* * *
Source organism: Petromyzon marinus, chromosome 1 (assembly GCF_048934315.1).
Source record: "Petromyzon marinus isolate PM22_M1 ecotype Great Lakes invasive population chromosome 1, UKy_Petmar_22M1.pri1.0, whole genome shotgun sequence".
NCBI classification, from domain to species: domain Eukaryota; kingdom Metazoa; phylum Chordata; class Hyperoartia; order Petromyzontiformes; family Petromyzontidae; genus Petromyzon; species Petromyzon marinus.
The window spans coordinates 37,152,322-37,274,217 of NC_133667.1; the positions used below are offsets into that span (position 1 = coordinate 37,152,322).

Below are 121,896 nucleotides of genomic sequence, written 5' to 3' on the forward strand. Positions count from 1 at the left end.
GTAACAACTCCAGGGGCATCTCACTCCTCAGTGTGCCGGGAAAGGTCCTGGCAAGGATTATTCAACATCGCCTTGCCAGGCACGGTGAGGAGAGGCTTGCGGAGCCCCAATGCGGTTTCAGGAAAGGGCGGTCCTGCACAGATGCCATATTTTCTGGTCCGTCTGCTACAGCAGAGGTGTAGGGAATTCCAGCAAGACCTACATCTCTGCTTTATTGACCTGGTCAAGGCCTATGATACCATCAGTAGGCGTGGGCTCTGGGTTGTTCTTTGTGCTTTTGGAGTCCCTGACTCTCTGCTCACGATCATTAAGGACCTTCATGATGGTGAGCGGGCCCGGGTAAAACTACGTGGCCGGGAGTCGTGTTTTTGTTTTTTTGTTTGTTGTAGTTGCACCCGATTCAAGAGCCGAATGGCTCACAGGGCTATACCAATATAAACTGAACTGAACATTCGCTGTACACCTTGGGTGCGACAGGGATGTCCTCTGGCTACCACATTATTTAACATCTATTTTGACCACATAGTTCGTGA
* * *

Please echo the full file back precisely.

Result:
Source organism: Petromyzon marinus, chromosome 1 (assembly GCF_048934315.1).
Source record: "Petromyzon marinus isolate PM22_M1 ecotype Great Lakes invasive population chromosome 1, UKy_Petmar_22M1.pri1.0, whole genome shotgun sequence".
NCBI classification, from domain to species: domain Eukaryota; kingdom Metazoa; phylum Chordata; class Hyperoartia; order Petromyzontiformes; family Petromyzontidae; genus Petromyzon; species Petromyzon marinus.
The window spans coordinates 37,152,322-37,274,217 of NC_133667.1; the positions used below are offsets into that span (position 1 = coordinate 37,152,322).

Below are 121,896 nucleotides of genomic sequence, written 5' to 3' on the forward strand. Positions count from 1 at the left end.
GTAACAACTCCAGGGGCATCTCACTCCTCAGTGTGCCGGGAAAGGTCCTGGCAAGGATTATTCAACATCGCCTTGCCAGGCACGGTGAGGAGAGGCTTGCGGAGCCCCAATGCGGTTTCAGGAAAGGGCGGTCCTGCACAGATGCCATATTTTCTGGTCCGTCTGCTACAGCAGAGGTGTAGGGAATTCCAGCAAGACCTACATCTCTGCTTTATTGACCTGGTCAAGGCCTATGATACCATCAGTAGGCGTGGGCTCTGGGTTGTTCTTTGTGCTTTTGGAGTCCCTGACTCTCTGCTCACGATCATTAAGGACCTTCATGATGGTGAGCGGGCCCGGGTAAAACTACGTGGCCGGGAGTCGTGTTTTTGTTTTTTTGTTTGTTGTAGTTGCACCCGATTCAAGAGCCGAATGGCTCACAGGGCTATACCAATATAAACTGAACTGAACATTCGCTGTACACCTTGGGTGCGACAGGGATGTCCTCTGGCTACCACATTATTTAACATCTATTTTGACCACATAGTTCGTGA